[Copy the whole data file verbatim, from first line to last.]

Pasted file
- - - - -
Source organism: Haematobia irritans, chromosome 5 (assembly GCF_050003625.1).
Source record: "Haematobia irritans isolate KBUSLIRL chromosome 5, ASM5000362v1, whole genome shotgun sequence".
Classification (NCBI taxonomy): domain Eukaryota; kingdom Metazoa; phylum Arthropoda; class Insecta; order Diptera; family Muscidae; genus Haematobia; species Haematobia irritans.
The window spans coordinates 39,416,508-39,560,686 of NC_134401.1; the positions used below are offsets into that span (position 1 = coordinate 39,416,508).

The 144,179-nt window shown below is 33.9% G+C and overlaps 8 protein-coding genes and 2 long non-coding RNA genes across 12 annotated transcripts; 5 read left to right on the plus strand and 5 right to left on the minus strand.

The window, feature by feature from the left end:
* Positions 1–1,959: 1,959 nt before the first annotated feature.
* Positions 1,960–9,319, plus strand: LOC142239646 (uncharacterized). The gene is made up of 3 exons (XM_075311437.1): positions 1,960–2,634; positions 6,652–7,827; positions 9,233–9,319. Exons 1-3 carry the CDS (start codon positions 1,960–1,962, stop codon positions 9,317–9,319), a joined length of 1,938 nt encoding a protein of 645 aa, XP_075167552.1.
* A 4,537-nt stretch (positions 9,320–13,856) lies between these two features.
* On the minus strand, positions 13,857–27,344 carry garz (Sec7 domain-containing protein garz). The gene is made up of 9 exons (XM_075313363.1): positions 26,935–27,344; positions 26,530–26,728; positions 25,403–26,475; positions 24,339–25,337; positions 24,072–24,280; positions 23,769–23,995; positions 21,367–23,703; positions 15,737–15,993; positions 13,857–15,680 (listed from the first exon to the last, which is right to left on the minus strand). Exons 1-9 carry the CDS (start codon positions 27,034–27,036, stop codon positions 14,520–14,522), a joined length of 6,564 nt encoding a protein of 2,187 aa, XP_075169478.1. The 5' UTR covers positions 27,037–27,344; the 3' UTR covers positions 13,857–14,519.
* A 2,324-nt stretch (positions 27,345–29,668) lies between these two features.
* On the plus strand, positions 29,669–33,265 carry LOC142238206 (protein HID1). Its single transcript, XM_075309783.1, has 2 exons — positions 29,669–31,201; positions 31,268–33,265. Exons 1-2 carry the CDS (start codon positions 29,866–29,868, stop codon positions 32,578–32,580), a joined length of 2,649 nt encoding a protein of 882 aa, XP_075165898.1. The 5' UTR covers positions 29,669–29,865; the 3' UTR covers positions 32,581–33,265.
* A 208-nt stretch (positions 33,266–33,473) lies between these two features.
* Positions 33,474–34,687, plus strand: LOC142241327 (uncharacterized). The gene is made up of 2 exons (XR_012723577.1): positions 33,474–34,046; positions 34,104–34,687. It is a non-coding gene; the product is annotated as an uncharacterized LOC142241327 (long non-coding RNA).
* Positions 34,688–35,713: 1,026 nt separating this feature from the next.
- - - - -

Source organism: Haematobia irritans, chromosome 5 (assembly GCF_050003625.1).
Source record: "Haematobia irritans isolate KBUSLIRL chromosome 5, ASM5000362v1, whole genome shotgun sequence".
Classification (NCBI taxonomy): domain Eukaryota; kingdom Metazoa; phylum Arthropoda; class Insecta; order Diptera; family Muscidae; genus Haematobia; species Haematobia irritans.
The window spans coordinates 39,416,508-39,560,686 of NC_134401.1; the positions used below are offsets into that span (position 1 = coordinate 39,416,508).

The 144,179-nt window shown below is 33.9% G+C and overlaps 8 protein-coding genes and 2 long non-coding RNA genes across 12 annotated transcripts; 5 read left to right on the plus strand and 5 right to left on the minus strand.

The window, feature by feature from the left end:
* Positions 1–1,959: 1,959 nt before the first annotated feature.
* Positions 1,960–9,319, plus strand: LOC142239646 (uncharacterized). The gene is made up of 3 exons (XM_075311437.1): positions 1,960–2,634; positions 6,652–7,827; positions 9,233–9,319. Exons 1-3 carry the CDS (start codon positions 1,960–1,962, stop codon positions 9,317–9,319), a joined length of 1,938 nt encoding a protein of 645 aa, XP_075167552.1.
* A 4,537-nt stretch (positions 9,320–13,856) lies between these two features.
* On the minus strand, positions 13,857–27,344 carry garz (Sec7 domain-containing protein garz). The gene is made up of 9 exons (XM_075313363.1): positions 26,935–27,344; positions 26,530–26,728; positions 25,403–26,475; positions 24,339–25,337; positions 24,072–24,280; positions 23,769–23,995; positions 21,367–23,703; positions 15,737–15,993; positions 13,857–15,680 (listed from the first exon to the last, which is right to left on the minus strand). Exons 1-9 carry the CDS (start codon positions 27,034–27,036, stop codon positions 14,520–14,522), a joined length of 6,564 nt encoding a protein of 2,187 aa, XP_075169478.1. The 5' UTR covers positions 27,037–27,344; the 3' UTR covers positions 13,857–14,519.
* A 2,324-nt stretch (positions 27,345–29,668) lies between these two features.
* On the plus strand, positions 29,669–33,265 carry LOC142238206 (protein HID1). Its single transcript, XM_075309783.1, has 2 exons — positions 29,669–31,201; positions 31,268–33,265. Exons 1-2 carry the CDS (start codon positions 29,866–29,868, stop codon positions 32,578–32,580), a joined length of 2,649 nt encoding a protein of 882 aa, XP_075165898.1. The 5' UTR covers positions 29,669–29,865; the 3' UTR covers positions 32,581–33,265.
* A 208-nt stretch (positions 33,266–33,473) lies between these two features.
* Positions 33,474–34,687, plus strand: LOC142241327 (uncharacterized). The gene is made up of 2 exons (XR_012723577.1): positions 33,474–34,046; positions 34,104–34,687. It is a non-coding gene; the product is annotated as an uncharacterized LOC142241327 (long non-coding RNA).
* Positions 34,688–35,713: 1,026 nt separating this feature from the next.